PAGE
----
Commentary: Going Beyond Rhetoric On Race Relations

Few Presidents have been as eloquent about race relations as Bill Clinton. He often describes his embarrassment when federal troops had to be called in to integrate Little Rock schools. And when public opinion swung against affirmative action, he came up with a "mend it, don't end it" approach that helped defuse the issue.

On June 14, Clinton is expected to announce his next effort: a seven-member advisory council to report back next year with new ideas for easing racial strife. There's no question that a high-profile exploration of this troubling issue is a good idea. A new Gallup Poll shows that most blacks and whites believe race will always be a problem in the U.S.

BACKLOGS. It's easy to be skeptical about Clinton's new initiative, though. Where has he been for 4 1/2 years? In pursuing the centrist course that won him a second term, he has soft-peddled programs that benefit minorities. These include not only legal remedies such as civil rights enforcement but other federal programs that could have produced the most progress in race relations--those that help move poor minorities into the economic mainstream. "You can only have meaningful racial reconciliation when people of roughly equal socioeconomic status can reach across the divide of race," says University of Maryland political scientist Ronald W. Walters.

True, it would have been hard to get new antipoverty programs through Congress in recent years. Still, Clinton has made little of the power he does have. For instance, he left vacant the top Justice Dept. civil rights job for nearly six months. The White House is set to nominate Bill Lee, a litigator from the NAACP Legal Defense Fund's Los Angeles office. Although civil rights activists praise Lee, they say Clinton's delay has hurt his credibility and hampered probes, from fair lending to hate crimes.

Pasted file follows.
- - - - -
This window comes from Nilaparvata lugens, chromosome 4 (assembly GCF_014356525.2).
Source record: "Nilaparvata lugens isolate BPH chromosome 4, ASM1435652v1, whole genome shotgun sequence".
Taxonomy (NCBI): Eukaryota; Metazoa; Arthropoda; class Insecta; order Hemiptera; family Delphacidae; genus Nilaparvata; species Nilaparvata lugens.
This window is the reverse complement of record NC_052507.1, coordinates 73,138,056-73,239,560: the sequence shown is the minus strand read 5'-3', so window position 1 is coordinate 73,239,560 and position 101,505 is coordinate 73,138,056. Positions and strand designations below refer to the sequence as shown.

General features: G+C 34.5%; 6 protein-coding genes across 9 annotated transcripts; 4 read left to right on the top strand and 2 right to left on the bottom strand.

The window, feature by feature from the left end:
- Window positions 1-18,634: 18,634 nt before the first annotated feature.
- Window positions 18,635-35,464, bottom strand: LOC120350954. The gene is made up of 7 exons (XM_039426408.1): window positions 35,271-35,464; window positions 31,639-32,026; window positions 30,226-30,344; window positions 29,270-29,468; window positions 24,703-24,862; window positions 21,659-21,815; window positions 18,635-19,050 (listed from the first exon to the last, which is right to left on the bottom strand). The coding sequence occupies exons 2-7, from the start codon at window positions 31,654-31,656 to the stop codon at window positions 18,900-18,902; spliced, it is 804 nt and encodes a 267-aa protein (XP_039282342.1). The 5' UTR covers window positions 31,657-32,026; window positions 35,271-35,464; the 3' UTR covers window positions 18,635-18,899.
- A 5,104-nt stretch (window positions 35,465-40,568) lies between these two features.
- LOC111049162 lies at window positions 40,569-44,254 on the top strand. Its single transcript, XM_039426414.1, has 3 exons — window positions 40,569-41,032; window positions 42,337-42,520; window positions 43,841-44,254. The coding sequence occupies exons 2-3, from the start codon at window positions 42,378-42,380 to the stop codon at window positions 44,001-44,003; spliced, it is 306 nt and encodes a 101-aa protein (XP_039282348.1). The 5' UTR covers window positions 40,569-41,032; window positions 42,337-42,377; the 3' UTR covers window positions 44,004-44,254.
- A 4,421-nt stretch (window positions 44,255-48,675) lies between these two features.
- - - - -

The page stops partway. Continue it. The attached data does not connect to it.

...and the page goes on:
The White House staff remains almost bereft of black policy advisers who could prick his conscience. And he has expended no effort to seek more funding for civil rights enforcement. The result: severe case backlogs. The Office of Federal Contract Compliance Programs, which oversees affirmative action among contractors, is virtually moribund.

Meanwhile, gaps between whites and blacks, the educated and the unskilled have grown--despite the robust Clinton economy. Since 1990, the gulf between median weekly wages of black and white men has widened. So, too, have unemployment rates, with black high school graduates at 12% and whites at 4.9%. For college graduates, the gap narrows, with blacks at 3.7% and whites at 2.2.%. "There is an opportunity gap that requires an investment strategy," says the Reverend Jesse Jackson.

Clinton's first budget included investment in education, training, and infrastructure building, but Administration budget hawks persuaded him to focus on deficit reduction. Now, the deal he made with Hill Republicans to balance the budget gives him no way to fund programs that could help poor minorities. He pulled back on a 1996 campaign vow to spend $5 billion to repair schools in low-income communities. And his college-tuition tax credits won't help the poor who don't pay taxes.

If the President wants to be remembered for reducing racism and improving the lot of America's minorities, he still has time. At the very least, he can ensure that the money is there for aggressive enforcement of anti-discrimination laws regarding housing, employment, and education. And with all his rhetorical skills, he can make the case that providing poor minorities with good schools, drug-free neighborhoods, and job skills actually makes good economic sense. Spending the money to do that may not be politically popular, but it could be the best race policy of all.

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